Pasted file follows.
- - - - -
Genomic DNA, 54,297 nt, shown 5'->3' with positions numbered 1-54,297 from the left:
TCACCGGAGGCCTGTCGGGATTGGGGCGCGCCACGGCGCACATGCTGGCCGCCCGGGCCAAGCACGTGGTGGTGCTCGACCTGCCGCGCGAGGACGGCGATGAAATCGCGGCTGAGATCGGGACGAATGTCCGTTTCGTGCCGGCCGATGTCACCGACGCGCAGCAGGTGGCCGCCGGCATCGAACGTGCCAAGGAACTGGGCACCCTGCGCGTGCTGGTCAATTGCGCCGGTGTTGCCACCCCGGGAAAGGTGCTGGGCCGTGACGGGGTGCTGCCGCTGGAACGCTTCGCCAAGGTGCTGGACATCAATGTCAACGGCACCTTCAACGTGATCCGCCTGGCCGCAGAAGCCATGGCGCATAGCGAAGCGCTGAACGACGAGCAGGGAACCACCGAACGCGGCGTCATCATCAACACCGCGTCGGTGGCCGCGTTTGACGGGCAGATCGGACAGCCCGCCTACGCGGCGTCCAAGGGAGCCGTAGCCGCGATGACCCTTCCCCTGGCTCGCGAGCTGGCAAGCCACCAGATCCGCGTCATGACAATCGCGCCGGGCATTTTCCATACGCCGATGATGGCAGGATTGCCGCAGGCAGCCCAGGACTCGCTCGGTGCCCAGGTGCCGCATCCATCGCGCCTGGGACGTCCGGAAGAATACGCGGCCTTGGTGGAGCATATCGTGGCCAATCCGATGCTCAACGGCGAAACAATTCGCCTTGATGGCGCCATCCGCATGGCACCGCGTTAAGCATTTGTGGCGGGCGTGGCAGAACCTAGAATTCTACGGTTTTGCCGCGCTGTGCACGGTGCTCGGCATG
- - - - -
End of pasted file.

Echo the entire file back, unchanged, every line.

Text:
Genomic DNA, 54,297 nt, shown 5'->3' with positions numbered 1-54,297 from the left:
TCACCGGAGGCCTGTCGGGATTGGGGCGCGCCACGGCGCACATGCTGGCCGCCCGGGCCAAGCACGTGGTGGTGCTCGACCTGCCGCGCGAGGACGGCGATGAAATCGCGGCTGAGATCGGGACGAATGTCCGTTTCGTGCCGGCCGATGTCACCGACGCGCAGCAGGTGGCCGCCGGCATCGAACGTGCCAAGGAACTGGGCACCCTGCGCGTGCTGGTCAATTGCGCCGGTGTTGCCACCCCGGGAAAGGTGCTGGGCCGTGACGGGGTGCTGCCGCTGGAACGCTTCGCCAAGGTGCTGGACATCAATGTCAACGGCACCTTCAACGTGATCCGCCTGGCCGCAGAAGCCATGGCGCATAGCGAAGCGCTGAACGACGAGCAGGGAACCACCGAACGCGGCGTCATCATCAACACCGCGTCGGTGGCCGCGTTTGACGGGCAGATCGGACAGCCCGCCTACGCGGCGTCCAAGGGAGCCGTAGCCGCGATGACCCTTCCCCTGGCTCGCGAGCTGGCAAGCCACCAGATCCGCGTCATGACAATCGCGCCGGGCATTTTCCATACGCCGATGATGGCAGGATTGCCGCAGGCAGCCCAGGACTCGCTCGGTGCCCAGGTGCCGCATCCATCGCGCCTGGGACGTCCGGAAGAATACGCGGCCTTGGTGGAGCATATCGTGGCCAATCCGATGCTCAACGGCGAAACAATTCGCCTTGATGGCGCCATCCGCATGGCACCGCGTTAAGCATTTGTGGCGGGCGTGGCAGAACCTAGAATTCTACGGTTTTGCCGCGCTGTGCACGGTGCTCGGCATG